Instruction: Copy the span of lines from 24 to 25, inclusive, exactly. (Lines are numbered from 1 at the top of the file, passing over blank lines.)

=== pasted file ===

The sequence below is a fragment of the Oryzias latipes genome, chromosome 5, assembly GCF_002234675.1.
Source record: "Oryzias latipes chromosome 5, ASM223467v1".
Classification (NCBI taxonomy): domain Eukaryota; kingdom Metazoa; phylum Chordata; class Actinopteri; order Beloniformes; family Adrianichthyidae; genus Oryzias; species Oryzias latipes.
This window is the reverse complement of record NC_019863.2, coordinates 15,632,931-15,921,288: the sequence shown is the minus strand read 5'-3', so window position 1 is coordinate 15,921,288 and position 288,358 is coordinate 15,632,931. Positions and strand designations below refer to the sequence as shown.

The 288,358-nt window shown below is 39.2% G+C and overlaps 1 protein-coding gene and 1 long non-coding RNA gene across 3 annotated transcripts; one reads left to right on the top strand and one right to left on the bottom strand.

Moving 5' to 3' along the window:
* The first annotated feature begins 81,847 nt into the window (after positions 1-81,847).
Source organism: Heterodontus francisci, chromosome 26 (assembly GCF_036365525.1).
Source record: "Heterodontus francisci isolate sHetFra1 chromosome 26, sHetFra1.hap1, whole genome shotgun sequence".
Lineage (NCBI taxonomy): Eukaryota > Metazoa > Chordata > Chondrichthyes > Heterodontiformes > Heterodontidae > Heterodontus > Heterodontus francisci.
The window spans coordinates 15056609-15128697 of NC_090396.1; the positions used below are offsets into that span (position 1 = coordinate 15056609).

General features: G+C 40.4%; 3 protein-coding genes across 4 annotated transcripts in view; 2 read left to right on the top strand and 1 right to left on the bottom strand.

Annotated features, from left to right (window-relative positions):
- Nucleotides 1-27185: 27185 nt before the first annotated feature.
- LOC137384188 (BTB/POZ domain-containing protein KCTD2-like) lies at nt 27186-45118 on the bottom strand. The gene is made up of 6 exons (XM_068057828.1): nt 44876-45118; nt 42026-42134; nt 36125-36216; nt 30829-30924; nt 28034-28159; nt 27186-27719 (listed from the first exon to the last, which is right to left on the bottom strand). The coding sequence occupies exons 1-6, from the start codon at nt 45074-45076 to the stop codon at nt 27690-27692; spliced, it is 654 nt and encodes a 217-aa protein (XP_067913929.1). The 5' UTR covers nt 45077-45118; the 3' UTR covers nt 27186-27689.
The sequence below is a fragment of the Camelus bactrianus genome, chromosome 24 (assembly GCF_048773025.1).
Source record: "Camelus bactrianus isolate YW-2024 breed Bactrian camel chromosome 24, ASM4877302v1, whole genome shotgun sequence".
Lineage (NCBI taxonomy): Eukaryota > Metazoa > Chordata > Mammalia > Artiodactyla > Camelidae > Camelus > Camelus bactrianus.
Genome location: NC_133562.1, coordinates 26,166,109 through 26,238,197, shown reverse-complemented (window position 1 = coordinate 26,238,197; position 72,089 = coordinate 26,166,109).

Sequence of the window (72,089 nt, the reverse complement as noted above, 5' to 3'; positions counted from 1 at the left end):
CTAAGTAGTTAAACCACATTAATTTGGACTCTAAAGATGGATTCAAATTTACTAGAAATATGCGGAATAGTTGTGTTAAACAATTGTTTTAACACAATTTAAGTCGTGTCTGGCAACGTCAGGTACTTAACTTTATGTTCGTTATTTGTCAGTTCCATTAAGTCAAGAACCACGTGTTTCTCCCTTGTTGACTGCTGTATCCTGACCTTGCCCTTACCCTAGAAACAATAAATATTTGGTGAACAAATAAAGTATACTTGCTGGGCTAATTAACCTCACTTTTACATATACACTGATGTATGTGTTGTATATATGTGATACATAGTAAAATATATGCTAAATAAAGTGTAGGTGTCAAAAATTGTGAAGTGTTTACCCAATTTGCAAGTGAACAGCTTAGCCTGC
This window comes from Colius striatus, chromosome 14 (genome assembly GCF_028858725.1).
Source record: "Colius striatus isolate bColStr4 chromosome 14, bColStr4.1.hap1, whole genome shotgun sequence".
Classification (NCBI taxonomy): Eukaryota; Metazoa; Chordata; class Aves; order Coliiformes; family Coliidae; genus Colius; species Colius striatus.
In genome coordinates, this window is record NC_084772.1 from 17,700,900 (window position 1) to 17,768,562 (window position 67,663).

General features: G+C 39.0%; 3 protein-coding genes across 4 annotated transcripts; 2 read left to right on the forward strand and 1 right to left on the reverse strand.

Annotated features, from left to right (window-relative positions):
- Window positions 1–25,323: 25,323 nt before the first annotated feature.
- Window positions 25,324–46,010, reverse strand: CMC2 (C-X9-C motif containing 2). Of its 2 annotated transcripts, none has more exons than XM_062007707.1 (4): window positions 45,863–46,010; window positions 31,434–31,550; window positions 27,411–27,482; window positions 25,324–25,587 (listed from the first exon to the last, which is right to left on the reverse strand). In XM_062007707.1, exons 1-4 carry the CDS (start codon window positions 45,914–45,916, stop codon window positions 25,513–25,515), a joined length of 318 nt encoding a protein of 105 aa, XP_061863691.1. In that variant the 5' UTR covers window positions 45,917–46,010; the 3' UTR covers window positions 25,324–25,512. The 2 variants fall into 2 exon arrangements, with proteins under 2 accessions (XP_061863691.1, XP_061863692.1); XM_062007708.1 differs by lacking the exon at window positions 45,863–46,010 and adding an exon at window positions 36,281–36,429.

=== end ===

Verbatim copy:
Classification (NCBI taxonomy): Eukaryota; Metazoa; Chordata; class Aves; order Coliiformes; family Coliidae; genus Colius; species Colius striatus.
In genome coordinates, this window is record NC_084772.1 from 17,700,900 (window position 1) to 17,768,562 (window position 67,663).